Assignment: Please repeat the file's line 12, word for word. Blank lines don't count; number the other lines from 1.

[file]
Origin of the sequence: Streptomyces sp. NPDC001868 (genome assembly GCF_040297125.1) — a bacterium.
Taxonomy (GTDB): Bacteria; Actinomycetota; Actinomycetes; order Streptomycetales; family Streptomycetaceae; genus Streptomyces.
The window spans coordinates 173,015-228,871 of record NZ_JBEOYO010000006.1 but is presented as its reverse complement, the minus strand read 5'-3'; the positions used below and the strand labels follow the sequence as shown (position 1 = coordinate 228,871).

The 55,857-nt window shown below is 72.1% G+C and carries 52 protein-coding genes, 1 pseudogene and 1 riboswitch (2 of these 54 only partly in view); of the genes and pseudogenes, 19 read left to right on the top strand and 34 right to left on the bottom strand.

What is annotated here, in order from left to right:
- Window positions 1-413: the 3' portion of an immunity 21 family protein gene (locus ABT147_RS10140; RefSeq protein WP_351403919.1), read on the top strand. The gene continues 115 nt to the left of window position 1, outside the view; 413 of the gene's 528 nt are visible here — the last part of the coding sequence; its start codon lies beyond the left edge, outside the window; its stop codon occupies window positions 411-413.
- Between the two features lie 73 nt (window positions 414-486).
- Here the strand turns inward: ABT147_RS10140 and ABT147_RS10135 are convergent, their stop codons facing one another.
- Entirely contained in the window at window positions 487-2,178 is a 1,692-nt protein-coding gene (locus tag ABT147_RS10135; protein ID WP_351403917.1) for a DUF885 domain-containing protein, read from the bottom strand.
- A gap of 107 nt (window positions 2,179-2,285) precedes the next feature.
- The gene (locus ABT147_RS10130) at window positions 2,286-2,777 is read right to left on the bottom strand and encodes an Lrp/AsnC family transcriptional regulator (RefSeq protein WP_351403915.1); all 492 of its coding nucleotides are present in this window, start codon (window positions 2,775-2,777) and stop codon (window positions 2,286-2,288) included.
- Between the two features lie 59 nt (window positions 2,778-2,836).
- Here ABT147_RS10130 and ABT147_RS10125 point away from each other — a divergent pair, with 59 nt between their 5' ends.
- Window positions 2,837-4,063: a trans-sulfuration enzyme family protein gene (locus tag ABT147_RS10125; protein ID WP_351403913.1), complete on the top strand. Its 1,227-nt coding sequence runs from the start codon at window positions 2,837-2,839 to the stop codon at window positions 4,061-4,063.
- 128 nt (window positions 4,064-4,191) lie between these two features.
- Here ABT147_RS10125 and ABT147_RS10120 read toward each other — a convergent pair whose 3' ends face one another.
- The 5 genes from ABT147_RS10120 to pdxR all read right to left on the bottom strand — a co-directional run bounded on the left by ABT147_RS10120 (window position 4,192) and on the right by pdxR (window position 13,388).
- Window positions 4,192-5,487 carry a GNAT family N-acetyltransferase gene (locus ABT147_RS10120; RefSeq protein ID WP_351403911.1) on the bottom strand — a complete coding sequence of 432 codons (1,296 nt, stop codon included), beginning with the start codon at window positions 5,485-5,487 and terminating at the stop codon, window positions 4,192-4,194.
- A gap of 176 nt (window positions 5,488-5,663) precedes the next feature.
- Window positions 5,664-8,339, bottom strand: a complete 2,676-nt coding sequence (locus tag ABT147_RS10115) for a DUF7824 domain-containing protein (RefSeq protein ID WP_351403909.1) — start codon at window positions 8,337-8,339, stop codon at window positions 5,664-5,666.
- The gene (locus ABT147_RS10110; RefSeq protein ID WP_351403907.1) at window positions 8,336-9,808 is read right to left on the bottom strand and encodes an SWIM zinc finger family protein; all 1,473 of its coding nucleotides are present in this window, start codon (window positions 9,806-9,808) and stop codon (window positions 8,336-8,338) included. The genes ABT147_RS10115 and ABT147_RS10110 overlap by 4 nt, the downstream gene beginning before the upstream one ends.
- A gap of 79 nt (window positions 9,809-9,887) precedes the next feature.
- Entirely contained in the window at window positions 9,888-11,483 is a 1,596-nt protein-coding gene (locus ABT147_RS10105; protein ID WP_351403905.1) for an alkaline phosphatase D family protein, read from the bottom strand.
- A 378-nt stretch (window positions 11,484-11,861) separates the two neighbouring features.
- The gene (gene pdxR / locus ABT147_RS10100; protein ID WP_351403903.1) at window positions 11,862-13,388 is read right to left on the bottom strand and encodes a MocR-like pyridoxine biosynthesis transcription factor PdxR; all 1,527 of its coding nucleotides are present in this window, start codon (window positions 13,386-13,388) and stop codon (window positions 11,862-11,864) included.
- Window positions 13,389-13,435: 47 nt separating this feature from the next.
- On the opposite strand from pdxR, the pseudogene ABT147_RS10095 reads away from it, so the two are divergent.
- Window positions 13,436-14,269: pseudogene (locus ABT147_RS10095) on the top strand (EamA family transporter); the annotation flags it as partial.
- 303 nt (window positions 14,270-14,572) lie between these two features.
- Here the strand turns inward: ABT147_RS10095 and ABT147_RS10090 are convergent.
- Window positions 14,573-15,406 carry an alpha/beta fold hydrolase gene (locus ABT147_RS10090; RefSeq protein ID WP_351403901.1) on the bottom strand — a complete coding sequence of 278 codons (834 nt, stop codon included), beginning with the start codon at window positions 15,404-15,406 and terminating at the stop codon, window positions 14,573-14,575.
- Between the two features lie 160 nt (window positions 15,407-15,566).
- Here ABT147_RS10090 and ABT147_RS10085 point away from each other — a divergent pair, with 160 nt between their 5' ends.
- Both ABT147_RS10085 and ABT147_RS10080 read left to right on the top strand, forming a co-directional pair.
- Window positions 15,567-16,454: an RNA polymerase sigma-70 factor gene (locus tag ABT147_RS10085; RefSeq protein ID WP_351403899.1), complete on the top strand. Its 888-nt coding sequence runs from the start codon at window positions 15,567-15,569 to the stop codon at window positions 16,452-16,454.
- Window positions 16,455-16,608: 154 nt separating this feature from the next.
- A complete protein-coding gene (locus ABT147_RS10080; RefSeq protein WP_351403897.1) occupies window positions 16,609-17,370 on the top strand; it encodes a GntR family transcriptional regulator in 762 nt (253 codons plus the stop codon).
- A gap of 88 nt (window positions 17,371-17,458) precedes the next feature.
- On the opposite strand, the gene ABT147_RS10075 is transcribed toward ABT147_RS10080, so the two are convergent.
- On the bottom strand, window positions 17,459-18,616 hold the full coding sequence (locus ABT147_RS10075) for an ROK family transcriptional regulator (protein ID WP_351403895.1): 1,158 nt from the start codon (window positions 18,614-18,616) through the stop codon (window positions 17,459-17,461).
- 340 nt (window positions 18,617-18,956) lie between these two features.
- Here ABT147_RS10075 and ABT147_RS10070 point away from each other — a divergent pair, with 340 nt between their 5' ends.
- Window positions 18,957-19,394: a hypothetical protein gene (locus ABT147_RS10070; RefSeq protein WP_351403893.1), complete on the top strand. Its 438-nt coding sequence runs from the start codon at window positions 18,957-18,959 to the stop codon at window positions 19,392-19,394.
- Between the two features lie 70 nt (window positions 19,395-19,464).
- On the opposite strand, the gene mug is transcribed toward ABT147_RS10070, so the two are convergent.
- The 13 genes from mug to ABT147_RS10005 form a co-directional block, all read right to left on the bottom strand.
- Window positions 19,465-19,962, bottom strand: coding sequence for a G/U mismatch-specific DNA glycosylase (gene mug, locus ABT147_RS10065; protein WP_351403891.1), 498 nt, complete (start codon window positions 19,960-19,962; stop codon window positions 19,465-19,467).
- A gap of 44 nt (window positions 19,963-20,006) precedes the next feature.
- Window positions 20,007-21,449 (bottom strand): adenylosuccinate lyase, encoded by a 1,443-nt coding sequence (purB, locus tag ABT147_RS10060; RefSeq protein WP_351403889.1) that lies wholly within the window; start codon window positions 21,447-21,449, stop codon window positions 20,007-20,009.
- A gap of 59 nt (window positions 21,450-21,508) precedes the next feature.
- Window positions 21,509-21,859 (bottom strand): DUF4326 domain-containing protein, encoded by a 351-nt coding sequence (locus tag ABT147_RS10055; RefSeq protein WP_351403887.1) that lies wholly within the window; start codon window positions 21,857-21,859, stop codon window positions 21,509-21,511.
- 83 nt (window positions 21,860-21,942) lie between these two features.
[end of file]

- Between the two features lie 59 nt (window positions 2,778-2,836).